The master of the “urban uniform” sat down with us to talk about starting his iconic business, having a fearless voice, and the responsibility of dressing millions of people every day.
In the early stages of Kenneth Cole, you found a loophole and set up a trailer on the streets of New York to show your collection. Where did that come from?
I don’t know if it’s hustling as much as creative, resourceful problem solving, but I usually feel that how you address a problem suggests not-so-obvious solutions. I had a little bit of money and only a little bit of time to get into business and to distinguish and define myself.
Is there anything you did in the early days that you can’t do now?
There’s a lot that I did in those days that you can’t do today. But there are other things you can do today that you couldn’t do then. You can reach people in ways you never could, and you can connect people with ideas and concepts like you never could before. This new world has become very small. In the fashion industry, we refer to it as a borderless world.
You’ve been politically outspoken in some of your campaigns, which is something a lot of brands try to avoid. Why is that important to you?
I’ve wanted to speak to people about not just what’s on their body but what’s on their mind. It’s part of the business. We’re always buying new clothes because we’re refreshing ourselves.
“I think your voice is often your greatest accessory, and if you can find your voice, you can open doors you never could before.”
You famously write a lot of the Kenneth Cole campaign slogans. How did that start?
You know, it happened at the very beginning of the business. I learned early on that those powerful few words can often linger. I’ve always thought about how to say as much as I can in as few words as possible — long before the 140 characters on Twitter.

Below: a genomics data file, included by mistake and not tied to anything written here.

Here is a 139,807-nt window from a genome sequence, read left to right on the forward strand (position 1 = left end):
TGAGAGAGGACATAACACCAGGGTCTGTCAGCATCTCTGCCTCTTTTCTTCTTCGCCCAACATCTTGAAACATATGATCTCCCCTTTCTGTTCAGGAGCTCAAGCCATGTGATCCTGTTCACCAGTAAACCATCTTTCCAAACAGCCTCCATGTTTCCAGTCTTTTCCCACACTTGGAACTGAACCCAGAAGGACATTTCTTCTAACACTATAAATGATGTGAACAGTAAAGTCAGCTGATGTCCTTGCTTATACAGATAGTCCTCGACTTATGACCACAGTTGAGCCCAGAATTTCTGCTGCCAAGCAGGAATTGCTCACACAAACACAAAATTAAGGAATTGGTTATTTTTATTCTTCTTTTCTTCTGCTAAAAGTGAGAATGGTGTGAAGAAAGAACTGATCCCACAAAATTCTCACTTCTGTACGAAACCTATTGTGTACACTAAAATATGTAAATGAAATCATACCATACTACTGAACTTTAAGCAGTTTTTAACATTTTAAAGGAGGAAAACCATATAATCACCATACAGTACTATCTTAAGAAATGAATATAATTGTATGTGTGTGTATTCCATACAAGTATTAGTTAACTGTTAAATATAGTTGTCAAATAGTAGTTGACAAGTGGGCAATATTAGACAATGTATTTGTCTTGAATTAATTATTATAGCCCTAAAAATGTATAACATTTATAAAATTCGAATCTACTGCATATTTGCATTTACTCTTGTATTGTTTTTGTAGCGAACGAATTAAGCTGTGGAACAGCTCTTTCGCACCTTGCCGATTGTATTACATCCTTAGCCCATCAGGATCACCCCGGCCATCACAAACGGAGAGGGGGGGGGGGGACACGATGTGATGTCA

Do you worry about saying things online because of all the outrage it can attract?
As a brand, we’ve always sought to provoke healthy discussion and to engage people. I think your voice is often your greatest accessory, and if you can find your voice, you can open doors you never could before. My voice, which is the voice of the brand, is progressive. For 30 years I’ve mostly spoken about the same issues: women’s rights, social justice, equal rights. We have found our voice and we have found like-minded audiences.
As you were building Kenneth Cole into what it is today, was there a watershed moment where you said, “Okay, now we’ve finally reached the big leagues”?
Actually, I tweeted about this yesterday. If we spend too much time pondering our pasts, we lose the need and urgency to do what we do in the present. You can take a few moments to celebrate it, but then you have to move on because everything moves so fast, it’s like driving your car and spending a little bit too much time looking in the rear-view mirror. You’re not going to get where you need to go — not alive, anyway.
How does New York inform your life and your work?
I think New York very much speaks to my own personal values. Our mission is to be the global standard for New York style and social consciousness.
You dress millions of people every day and talk about making an “urban uniform.” What does that mean?
Nobody empties their closets at the end of the season and starts over again, so we just want to kind of refresh every season. That’s what we try to be and try to do. If I do my job well, people will say “You look great,” not “Where did you buy that sweater and how much did you pay for your shoes?” The product is really meant to empower the wearer, and hopefully, if they have confidence in their choices, then it will do that.